But nonsense also emerges from less expected quarters. In professional sports, where superstition collides with lavish budgets, players and owners will indulge every whim in the name of victory. Between 2005 and 2010, the Los Angeles Dodgers secretly paid hundreds of thousands of dollars to a Russian scientist named Vladimir Shpunt who believed he could “transmit powerful energy through his hands and thoughts,” thereby improving the team’s batting average.
Similarly, the owner of the English soccer team Leicester City would regularly engage the services of Buddhist monks, who blessed the players, the goal posts and the changing room before retiring to meditate in a special room for the duration of the match. And Novak Djokovic, currently one of the most visible tennis players in the world, has made routine pilgrimages to bask in the energy of Visoko, a Bosnian town believed — by a select few — to have harbored an ancient civilization. “If there is a paradise on Earth,” Djokovic told reporters, “it’s here.”
Schreiber is at his best when he’s digging into renowned loci of weirdness, like the White House — where William McKinley insisted on wearing his lucky red carnation and Nancy Reagan sometimes consulted an astrologer eight times a day — or the Bermuda Triangle. Thanks to him, I know now that some seafarers attribute the Triangle’s famous tempestuousness to “Burps of Death,” or “huge expulsions of methane that have been trapped on the ocean floor, housed within pockets of subterranean rock”; I know, too, that the nation of Bermuda once minted triangle-shaped coins with an image of a sinking ship on them, and that one of these coins can fetch thousands of dollars at auction. I know that time travelers may have sunk the Titanic by visiting it in excessive numbers.
By now you can see that “The Theory of Everything Else” is all over the map. Its broadness is mainly an asset — it makes the book suitable for beach reading or for mainlining before a dinner party. Schreiber brings a formidable amount of research to bear, and he’s careful never to mock any of his subjects, even those who may deserve it.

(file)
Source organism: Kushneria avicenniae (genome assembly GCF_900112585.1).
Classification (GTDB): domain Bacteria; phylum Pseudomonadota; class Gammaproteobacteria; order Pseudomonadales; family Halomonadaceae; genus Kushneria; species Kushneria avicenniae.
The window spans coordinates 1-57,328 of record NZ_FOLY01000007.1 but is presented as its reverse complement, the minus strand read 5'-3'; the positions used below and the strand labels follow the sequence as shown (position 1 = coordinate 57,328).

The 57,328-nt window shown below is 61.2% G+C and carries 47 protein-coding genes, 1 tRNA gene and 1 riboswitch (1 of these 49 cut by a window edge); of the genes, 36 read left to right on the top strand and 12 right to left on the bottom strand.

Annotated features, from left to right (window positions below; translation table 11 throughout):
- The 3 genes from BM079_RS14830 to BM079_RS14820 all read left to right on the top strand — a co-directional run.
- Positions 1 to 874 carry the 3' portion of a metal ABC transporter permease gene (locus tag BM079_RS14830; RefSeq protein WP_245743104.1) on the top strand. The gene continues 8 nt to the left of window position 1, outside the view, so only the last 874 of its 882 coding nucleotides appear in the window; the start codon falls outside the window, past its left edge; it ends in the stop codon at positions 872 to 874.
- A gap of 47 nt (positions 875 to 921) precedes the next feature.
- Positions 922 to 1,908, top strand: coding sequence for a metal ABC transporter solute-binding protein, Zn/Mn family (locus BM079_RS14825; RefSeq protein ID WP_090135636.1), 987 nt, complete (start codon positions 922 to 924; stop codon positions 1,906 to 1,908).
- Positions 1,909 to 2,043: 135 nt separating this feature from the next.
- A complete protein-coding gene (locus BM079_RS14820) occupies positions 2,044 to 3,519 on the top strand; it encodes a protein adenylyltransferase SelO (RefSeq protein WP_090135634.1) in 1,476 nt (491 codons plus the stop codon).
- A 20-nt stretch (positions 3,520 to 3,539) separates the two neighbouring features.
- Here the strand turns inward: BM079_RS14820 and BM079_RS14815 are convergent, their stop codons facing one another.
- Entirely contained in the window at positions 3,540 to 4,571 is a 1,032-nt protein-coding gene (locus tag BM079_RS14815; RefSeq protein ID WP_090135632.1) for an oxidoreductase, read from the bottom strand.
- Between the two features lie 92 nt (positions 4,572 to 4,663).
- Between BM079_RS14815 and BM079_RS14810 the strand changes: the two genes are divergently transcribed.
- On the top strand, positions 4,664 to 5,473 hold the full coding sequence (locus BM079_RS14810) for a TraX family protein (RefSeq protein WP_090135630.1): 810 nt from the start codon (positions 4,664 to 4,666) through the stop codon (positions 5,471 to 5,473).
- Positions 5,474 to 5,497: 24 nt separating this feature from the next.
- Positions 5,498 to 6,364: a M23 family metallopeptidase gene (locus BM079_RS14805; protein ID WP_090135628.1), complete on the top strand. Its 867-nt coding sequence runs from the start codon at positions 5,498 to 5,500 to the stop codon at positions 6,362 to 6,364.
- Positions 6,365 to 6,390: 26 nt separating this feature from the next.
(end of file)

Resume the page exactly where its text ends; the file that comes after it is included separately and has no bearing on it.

But he’s sometimes too adept at quarantining the weirdness, too certain of where the rational ends and the irrational begins. Readers who feel that it’s possible, even beneficial, to believe something and disbelieve it at the same time will wish that he had more to say about his own attraction to Chiroptera. Knocking around somewhere amid his skepticism is a head-spinning story about the nature of belief: about how simple it is to pick up or abandon the ideas that dictate our basic orientation toward the world.
Everyone has their own inexplicable tenets, Schreiber posits. Having finished the book, I began looking in earnest for mine. I didn’t attest, as Sylvester Stallone’s mother did, that “the buttocks represent areas of your personality,” and I couldn’t agree with Bram Stoker that Queen Elizabeth I was actually a man. Nevertheless, I felt I’d fallen headlong, happily, into the pit of relativism. What looked like bedrock had become a glorious quagmire of conjecture, dogma and thoughtless habit. We know what Schreiber would call it.
Dan Piepenbring is the co-author of “Chaos: Charles Manson, the CIA, and the Secret History of the Sixties.”
THE THEORY OF EVERYTHING ELSE: A Voyage Into the World of the Weird | By Dan Schreiber | Illustrated | 352 pp. | William Morrow | $29.99